At 8:30 am, the ground staff at the domestic airport in Panama City still struggles with the Monday morning sleepiness. Only a few indigenous women in colourful skirts and bead accessories and a number of business travellers are waiting for their flights to the San Blas Islands or to David. We are far too early for our flight to Puerto Obaldía, a small settlement deep in the jungles of the Darien Gap, near the Colombian border. At the check-in counter a poster showing gas cartridges, oil canisters, rifles and paint buckets informs us that “hazardous items must be properly declared before being taken onto the plane.” Susana Ponce, our check-in assistant, is wearing her orange security vest leisurely over one shoulder. She also has an invalid 2007 id and security card for the airport dangling around her neck. We decide not to think too much about the safety procedures at this airport.
In the checked-in waiting area we slump into the dark blue plastic chairs and try to ease our nervousness about the “light aircraft” (the term used on our ticket confirmation) with a free cup of Duncan Highland Instant Coffee. The walls are painted in an non-matching different shade of dark blue and decorated with four tourism promotion posters, all at a disturbingly different height and variation to the right angle. By 9:30, the plane to David has left. All the remaining passengers – a local family in bright blue and neon green shirts, two young Spaniards and couple of solo-travelling men – are like us clutching the heavy plastic boarding passes labelled Panama – Puerto Obaldía.
Border traffic over the Darien Gap
“To Colombia?” A greying officer in a light yellow shirt beckons some of us to his makeshift desk. In the absence of a proper immigration office at the domestic airport, Miguel Juvirez is doubling as an immigration inspector. Now he is noting down our data in a faded ledger. “There are usually five or six people going to Colombia every day that there is a flight to Puerto Obaldía,” he willingly answers our questions. “But in the other direction, the plane is always full, and the majority of passengers come from Colombia.”
The light aircraft turns out to be a Twin Otter (300 series) with only 20 passenger seats. We take the two front seats, from where we have a free view into the cockpit. It looks rather well-used, and the pilot sets to work as if steering a ride-on mower over a weedy meadow.
Puerto Obaldía, frontier town of the Darien Gap
In Puerto Obaldía, we land on such a short stretch of tarred road that it seems at first that the plane might run right into the palm trees ahead. Next to the airstrip there is a playground, and a few houses line the only street of the village. “Where do we get our exit stamp?,” we ask one of several men standing around. “I will give it to you when the Colombians have given their ok.” The guy tips meaningfully to his red baseball cap. It has “Panama migracion” embroidered on it.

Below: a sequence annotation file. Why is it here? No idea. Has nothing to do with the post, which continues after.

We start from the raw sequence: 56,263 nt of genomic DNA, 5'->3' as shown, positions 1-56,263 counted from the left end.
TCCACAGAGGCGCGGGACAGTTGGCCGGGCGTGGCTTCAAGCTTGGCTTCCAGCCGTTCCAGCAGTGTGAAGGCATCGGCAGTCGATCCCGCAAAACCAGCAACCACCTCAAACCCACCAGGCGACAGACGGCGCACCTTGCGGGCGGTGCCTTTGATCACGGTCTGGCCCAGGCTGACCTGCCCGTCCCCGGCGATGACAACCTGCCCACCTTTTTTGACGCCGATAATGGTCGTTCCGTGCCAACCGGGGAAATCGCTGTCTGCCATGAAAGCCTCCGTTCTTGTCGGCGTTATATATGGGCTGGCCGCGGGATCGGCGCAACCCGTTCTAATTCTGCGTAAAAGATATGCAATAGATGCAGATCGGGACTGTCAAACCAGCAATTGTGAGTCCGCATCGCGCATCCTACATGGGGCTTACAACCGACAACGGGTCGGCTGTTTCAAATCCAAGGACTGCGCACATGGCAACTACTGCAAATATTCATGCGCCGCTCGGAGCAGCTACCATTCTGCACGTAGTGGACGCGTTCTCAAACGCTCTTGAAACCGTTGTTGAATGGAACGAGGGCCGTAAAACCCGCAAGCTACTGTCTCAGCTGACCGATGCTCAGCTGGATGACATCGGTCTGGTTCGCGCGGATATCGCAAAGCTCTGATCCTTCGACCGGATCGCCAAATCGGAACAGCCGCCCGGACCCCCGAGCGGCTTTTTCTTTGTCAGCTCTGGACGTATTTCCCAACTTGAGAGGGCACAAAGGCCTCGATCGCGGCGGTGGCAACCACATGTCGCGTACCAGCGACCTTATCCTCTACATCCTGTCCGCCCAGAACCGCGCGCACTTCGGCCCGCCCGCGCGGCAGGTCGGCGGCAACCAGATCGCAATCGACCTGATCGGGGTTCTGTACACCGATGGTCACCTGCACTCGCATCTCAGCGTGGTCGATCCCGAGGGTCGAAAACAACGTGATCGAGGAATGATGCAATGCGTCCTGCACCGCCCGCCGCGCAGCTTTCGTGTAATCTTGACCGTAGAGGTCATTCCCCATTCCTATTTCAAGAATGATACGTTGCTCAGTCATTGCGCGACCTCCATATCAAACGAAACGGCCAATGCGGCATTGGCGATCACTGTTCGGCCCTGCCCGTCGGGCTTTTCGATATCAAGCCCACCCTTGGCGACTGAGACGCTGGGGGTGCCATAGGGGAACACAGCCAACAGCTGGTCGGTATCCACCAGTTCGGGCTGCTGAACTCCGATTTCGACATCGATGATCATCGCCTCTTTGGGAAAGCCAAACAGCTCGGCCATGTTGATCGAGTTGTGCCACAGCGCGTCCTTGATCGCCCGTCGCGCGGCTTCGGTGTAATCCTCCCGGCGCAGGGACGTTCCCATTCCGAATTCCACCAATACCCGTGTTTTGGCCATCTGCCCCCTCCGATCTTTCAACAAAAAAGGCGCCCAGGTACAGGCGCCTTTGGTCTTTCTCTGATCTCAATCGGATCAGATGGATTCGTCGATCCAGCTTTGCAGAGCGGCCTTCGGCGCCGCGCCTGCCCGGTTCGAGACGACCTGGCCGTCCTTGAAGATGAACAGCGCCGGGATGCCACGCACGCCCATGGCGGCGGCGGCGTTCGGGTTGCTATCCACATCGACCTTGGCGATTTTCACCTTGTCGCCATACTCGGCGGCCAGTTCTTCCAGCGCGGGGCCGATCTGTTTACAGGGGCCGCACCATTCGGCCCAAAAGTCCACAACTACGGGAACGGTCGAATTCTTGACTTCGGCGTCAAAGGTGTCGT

We do the round of offices, consulate, military checkpoint, exit and provisional entry stamps. In the town we chat with everyone remotely involved and with the only local woman wearing a T-shirt instead of traditional garb. She misjudges our age by 20 years, and apparently our gender, too. How else should we interpret her question whether there are a lot of effeminate men in Europe?
Then we follow another guy with a red baseball cap and three young local women to the boat that is going to leave for the beach resort of Capurgana in Colombia. A few other passengers have already assembled on the beach. The open outboard motor boat is already waiting and they are wrapping their luggage in large black plastic bags. A sensible precaution, since the sea around the Darien Gap is rather rough and the one-hour boat ride wet.
Capurgana, a Colombian beach resort
The next morning we are waiting for the next boat, which will bring us from Capurgana to the town of Turbo. “Are you speaking Portuguese?,” a girl asks us curiously, assuming that we must be Brazilians if she doesn’t understand the language. Sharon has been in Capurgana for a week of snorkelling and beach holidays with her family. In the evening they strolled along picturesque streets lined with juice stalls and jewellery vendors and had dinner in one of the fish restaurants.
To Cartagena and the North Colombian coast
Today the waves are even taller, and we sit in the front row of the boat. After ten minutes, the fun part of the rollercoaster effect wears off. Like the happy holidaymakers behind us we fall silent for the next two hours. When we alight in Turbo, we still face a 6-hour bus ride. We have to travel over mostly unpaved roads before we reach Montería, a stop-over for the night. A modern Pullman-bus then brings us to Cartagena. Wow: a dreamy walled town on the Caribbean coast, with pastel coloured colonial houses in palm tree-shaded streets. Tropical fruits are sold in veritable mountains from little carts, and tiny cups of coffee are offered at every other corner.
We liked the Caribbean coast of Colombia so much that we stayed on longer than we had planned. Occasionally we make visits to the Tayrona National Park and the beach resort town of Taganga. We have now made our way to Villa de Leyva. Imagine, that’s only four hours bus ride from the Colombian capital city of Bogotá.
NB: Our boat trip around the Darien Gap was not sponsored in any way. We paid all expenses ourselves.